Pressure of competitions have adverse effect on some individuals. These pupils fall short in all that is expected of them by the individuals (parents, friends and teachers etc) who matter in their life. The adolescents will rebel against adults, and the associated issue. They may behave in ways neither accepted nor appreciated and get branded for having a “NegatIve Identity”.

Q. 26. What are the functions and source of Vitamin d?
Ans.
Functions of Vitamin D : Vitamin D promotes the absorption of calcium and phosphorus from the small intestine.
Favours calcification of calcium and phosphorus. The process of calcification is regulated by calcitonin and para-thyroid hormones.
Promotes tubular absorption of phosphorus in the kidney. Onset of rickets can be detected early in human beings as they will show increased phosphorus excretion in urine and a decline in the plasma phosphorus level.
Brings about mineralisation of bones and their normal growth.
Sources of Vitamin D It is present in small amounts in butter, egg yolk, liver and fish. Fish liver oils are particularly rich in this vitamin.
Fortified fats have fair amounts of vitamin D. This vitamin is stable to aging and heat, but gets destroyed on exposure to ultra violet rays.

Q. 27. How do you make arrangements for the storage of fruit and vegetables?
Ans. It is wise to buy fresh and seasonal fruits and vegetables. Only the required quantities should be  purchased because these are perishable foods. Citrus fruits and green leafy vegetables should be bought for 1-2 days only. Other vegetables and fruits can be purchased once/ twice in a week. Cost of fruits and vegetables depends on the size, quality and the market you purchase them from.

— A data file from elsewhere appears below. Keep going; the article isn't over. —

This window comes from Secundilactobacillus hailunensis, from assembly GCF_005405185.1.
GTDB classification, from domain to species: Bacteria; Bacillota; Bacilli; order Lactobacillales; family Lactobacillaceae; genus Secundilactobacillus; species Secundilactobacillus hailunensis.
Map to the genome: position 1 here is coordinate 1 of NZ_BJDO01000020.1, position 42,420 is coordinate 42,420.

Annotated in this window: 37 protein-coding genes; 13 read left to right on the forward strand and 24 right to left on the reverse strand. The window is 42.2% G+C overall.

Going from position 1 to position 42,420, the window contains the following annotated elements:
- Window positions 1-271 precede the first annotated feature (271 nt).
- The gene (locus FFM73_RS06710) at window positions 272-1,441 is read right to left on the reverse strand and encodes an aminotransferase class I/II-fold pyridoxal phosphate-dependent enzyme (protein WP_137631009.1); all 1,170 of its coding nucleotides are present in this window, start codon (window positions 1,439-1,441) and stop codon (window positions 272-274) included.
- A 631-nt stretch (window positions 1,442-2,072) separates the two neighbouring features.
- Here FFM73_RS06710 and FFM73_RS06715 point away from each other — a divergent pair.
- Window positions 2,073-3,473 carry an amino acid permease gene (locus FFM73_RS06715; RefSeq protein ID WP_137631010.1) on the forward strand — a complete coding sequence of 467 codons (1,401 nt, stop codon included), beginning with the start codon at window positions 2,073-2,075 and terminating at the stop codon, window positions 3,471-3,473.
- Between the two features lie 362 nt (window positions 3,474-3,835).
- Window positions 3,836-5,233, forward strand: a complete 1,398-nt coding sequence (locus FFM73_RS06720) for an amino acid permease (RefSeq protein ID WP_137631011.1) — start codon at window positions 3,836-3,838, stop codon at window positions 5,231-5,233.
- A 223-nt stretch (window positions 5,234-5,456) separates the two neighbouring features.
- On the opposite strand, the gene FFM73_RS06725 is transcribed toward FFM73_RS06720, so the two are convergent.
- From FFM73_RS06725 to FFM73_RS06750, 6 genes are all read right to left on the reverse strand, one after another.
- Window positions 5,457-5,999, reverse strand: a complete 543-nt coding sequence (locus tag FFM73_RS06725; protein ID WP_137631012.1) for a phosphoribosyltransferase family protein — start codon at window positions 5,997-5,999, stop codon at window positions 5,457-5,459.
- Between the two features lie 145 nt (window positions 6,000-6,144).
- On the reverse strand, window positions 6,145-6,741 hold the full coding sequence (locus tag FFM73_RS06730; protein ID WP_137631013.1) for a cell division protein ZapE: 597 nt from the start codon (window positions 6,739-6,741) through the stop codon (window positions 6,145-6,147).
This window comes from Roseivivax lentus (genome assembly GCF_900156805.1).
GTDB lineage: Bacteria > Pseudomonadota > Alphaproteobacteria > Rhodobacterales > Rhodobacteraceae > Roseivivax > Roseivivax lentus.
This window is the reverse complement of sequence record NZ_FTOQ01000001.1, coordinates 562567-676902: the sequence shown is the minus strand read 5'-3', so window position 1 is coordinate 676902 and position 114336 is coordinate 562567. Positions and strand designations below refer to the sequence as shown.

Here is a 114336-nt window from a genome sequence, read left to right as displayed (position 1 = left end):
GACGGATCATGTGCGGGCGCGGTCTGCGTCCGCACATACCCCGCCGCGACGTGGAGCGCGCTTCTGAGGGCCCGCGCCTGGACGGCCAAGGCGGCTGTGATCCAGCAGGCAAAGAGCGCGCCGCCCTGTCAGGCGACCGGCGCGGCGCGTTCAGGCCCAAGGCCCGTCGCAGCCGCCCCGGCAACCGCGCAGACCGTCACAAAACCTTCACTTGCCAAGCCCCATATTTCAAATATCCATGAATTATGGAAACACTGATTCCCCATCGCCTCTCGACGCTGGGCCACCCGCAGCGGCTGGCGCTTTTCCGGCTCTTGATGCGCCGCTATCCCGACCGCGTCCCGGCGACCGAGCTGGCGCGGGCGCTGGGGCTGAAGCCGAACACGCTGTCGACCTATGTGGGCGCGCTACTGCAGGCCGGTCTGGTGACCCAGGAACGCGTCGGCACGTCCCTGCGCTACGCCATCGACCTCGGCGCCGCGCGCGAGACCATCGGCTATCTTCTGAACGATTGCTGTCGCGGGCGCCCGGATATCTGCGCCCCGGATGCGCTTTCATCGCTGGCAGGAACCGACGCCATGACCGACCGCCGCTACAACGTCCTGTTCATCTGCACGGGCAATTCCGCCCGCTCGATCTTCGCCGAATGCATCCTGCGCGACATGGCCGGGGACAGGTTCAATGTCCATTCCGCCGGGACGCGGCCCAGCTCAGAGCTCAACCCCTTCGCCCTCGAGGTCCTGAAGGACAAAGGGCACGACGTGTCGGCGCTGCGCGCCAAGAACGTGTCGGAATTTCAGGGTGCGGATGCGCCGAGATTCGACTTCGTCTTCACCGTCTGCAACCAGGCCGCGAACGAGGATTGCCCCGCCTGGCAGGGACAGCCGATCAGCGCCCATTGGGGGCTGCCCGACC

Selection and Storage : Fruits and vegetables being perishable should be purchased at retail stores/shops with a quick turn over. The food purchased should be firm and healthy. They can be cleaned and trimmed, put in poly-bags with air holes and stored in the vegetable tray in the fridge. Allow for sufficient air circulation. Avoid cutting and keeping vegetables as it exposes more surface area for oxidation, drying and spoilage.  Fruits and vegetables can be kept cool with moist gunny in a cool airy place. Ginger remains fresh in wet sand. Onions, garlic and potatoes can be kept in wire baskets.

Q. 28. Write a short notes on Felt Fabrics.
Ans. Felt fabrics have no warp or filling yarns like the woven fabrics. They are also different from the knitted fabrics. Felted fabrics were used much before weaving started. These early textiles were made from wool, hair or fur. Nowadays blends of wool and fibres from different animals are also used. Felt ‘Namdas’ from Kashmir are embroidered with intricate designs in vivid colours.
Felt fabrics are produced from new, reprocessed or  reused wool fibres, physically interlocked with mechanical effort, chemical action, moisture and heat bonding without the use of adhesive. Wool has the ability to coil,  interlock and shrink, when it is subjected to moist heat coupled with friction and agitation. Felt is suited for floor coverings and for industrial uses. It is sound absorbent and a good insulator. It can be cut into any shape. The edges require no finish. Thin felts have considerable flexibility and hence suitable for jackets. Rough felts have been used for making felt hats. The quality of felts can be improved by making them moth proof, water repellent, fire resistant and mildew resistant.

Q. 29. Discuss the prevention and cure of Cholera.
Ans.

(i) Inform Health Officer Immediately
(ii) Patient Should be kept in a separate room
(iii) Excretion like spit and vomit should be kept in a bowl having 30% bleaching powder.